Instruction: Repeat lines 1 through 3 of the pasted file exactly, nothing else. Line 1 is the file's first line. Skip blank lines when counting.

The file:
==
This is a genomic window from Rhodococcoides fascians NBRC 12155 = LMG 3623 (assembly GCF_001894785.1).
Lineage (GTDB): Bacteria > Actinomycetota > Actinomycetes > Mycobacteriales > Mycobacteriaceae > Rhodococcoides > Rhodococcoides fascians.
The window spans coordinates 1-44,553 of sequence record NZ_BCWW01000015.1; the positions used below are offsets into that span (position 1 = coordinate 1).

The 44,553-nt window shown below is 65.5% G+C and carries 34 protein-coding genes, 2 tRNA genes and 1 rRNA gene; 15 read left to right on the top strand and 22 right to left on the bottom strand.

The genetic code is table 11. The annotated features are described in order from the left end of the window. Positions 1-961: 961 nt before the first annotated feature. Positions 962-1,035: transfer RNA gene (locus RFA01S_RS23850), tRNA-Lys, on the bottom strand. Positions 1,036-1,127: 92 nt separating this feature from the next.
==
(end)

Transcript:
This is a genomic window from Rhodococcoides fascians NBRC 12155 = LMG 3623 (assembly GCF_001894785.1).
Lineage (GTDB): Bacteria > Actinomycetota > Actinomycetes > Mycobacteriales > Mycobacteriaceae > Rhodococcoides > Rhodococcoides fascians.
The window spans coordinates 1-44,553 of sequence record NZ_BCWW01000015.1; the positions used below are offsets into that span (position 1 = coordinate 1).